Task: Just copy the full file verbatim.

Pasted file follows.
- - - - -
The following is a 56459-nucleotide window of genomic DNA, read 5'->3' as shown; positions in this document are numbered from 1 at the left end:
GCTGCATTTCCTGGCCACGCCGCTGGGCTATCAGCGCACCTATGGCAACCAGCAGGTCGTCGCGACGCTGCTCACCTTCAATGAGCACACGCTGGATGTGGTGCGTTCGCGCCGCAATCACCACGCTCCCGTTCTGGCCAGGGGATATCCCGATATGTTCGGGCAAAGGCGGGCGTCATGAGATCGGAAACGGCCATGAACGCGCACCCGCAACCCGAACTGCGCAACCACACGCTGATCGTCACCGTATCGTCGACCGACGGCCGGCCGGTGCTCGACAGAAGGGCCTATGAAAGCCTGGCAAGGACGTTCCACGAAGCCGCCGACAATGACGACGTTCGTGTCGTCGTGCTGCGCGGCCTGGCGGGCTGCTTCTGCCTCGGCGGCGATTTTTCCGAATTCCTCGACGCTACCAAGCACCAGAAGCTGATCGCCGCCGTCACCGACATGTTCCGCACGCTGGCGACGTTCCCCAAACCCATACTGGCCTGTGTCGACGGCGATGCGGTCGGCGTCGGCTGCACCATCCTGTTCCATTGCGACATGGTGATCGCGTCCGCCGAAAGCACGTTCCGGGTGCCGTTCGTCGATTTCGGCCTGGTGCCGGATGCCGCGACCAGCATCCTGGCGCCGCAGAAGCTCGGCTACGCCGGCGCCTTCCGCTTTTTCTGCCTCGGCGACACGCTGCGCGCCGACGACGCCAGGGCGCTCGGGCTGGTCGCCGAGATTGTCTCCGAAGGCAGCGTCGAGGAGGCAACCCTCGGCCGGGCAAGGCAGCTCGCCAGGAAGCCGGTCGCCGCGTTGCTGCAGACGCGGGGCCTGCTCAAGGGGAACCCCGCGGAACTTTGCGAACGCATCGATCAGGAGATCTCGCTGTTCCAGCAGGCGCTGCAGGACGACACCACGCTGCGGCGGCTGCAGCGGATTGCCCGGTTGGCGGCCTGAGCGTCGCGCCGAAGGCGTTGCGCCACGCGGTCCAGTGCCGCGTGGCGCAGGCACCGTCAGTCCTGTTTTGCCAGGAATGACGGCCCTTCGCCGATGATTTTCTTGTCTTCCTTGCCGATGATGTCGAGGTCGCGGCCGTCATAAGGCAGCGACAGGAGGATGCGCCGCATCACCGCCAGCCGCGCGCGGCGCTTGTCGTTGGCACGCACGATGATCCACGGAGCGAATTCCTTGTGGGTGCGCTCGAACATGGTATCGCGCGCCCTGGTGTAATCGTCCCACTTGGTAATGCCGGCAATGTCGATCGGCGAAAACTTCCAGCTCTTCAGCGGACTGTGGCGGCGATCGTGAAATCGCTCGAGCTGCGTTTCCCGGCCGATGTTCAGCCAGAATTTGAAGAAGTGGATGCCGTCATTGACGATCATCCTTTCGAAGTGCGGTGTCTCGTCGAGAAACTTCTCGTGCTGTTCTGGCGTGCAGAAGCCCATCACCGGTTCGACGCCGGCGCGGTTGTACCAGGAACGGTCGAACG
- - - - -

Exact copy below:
The following is a 56459-nucleotide window of genomic DNA, read 5'->3' as shown; positions in this document are numbered from 1 at the left end:
GCTGCATTTCCTGGCCACGCCGCTGGGCTATCAGCGCACCTATGGCAACCAGCAGGTCGTCGCGACGCTGCTCACCTTCAATGAGCACACGCTGGATGTGGTGCGTTCGCGCCGCAATCACCACGCTCCCGTTCTGGCCAGGGGATATCCCGATATGTTCGGGCAAAGGCGGGCGTCATGAGATCGGAAACGGCCATGAACGCGCACCCGCAACCCGAACTGCGCAACCACACGCTGATCGTCACCGTATCGTCGACCGACGGCCGGCCGGTGCTCGACAGAAGGGCCTATGAAAGCCTGGCAAGGACGTTCCACGAAGCCGCCGACAATGACGACGTTCGTGTCGTCGTGCTGCGCGGCCTGGCGGGCTGCTTCTGCCTCGGCGGCGATTTTTCCGAATTCCTCGACGCTACCAAGCACCAGAAGCTGATCGCCGCCGTCACCGACATGTTCCGCACGCTGGCGACGTTCCCCAAACCCATACTGGCCTGTGTCGACGGCGATGCGGTCGGCGTCGGCTGCACCATCCTGTTCCATTGCGACATGGTGATCGCGTCCGCCGAAAGCACGTTCCGGGTGCCGTTCGTCGATTTCGGCCTGGTGCCGGATGCCGCGACCAGCATCCTGGCGCCGCAGAAGCTCGGCTACGCCGGCGCCTTCCGCTTTTTCTGCCTCGGCGACACGCTGCGCGCCGACGACGCCAGGGCGCTCGGGCTGGTCGCCGAGATTGTCTCCGAAGGCAGCGTCGAGGAGGCAACCCTCGGCCGGGCAAGGCAGCTCGCCAGGAAGCCGGTCGCCGCGTTGCTGCAGACGCGGGGCCTGCTCAAGGGGAACCCCGCGGAACTTTGCGAACGCATCGATCAGGAGATCTCGCTGTTCCAGCAGGCGCTGCAGGACGACACCACGCTGCGGCGGCTGCAGCGGATTGCCCGGTTGGCGGCCTGAGCGTCGCGCCGAAGGCGTTGCGCCACGCGGTCCAGTGCCGCGTGGCGCAGGCACCGTCAGTCCTGTTTTGCCAGGAATGACGGCCCTTCGCCGATGATTTTCTTGTCTTCCTTGCCGATGATGTCGAGGTCGCGGCCGTCATAAGGCAGCGACAGGAGGATGCGCCGCATCACCGCCAGCCGCGCGCGGCGCTTGTCGTTGGCACGCACGATGATCCACGGAGCGAATTCCTTGTGGGTGCGCTCGAACATGGTATCGCGCGCCCTGGTGTAATCGTCCCACTTGGTAATGCCGGCAATGTCGATCGGCGAAAACTTCCAGCTCTTCAGCGGACTGTGGCGGCGATCGTGAAATCGCTCGAGCTGCGTTTCCCGGCCGATGTTCAGCCAGAATTTGAAGAAGTGGATGCCGTCATTGACGATCATCCTTTCGAAGTGCGGTGTCTCGTCGAGAAACTTCTCGTGCTGTTCTGGCGTGCAGAAGCCCATCACCGGTTCGACGCCGGCGCGGTTGTACCAGGAACGGTCGAACG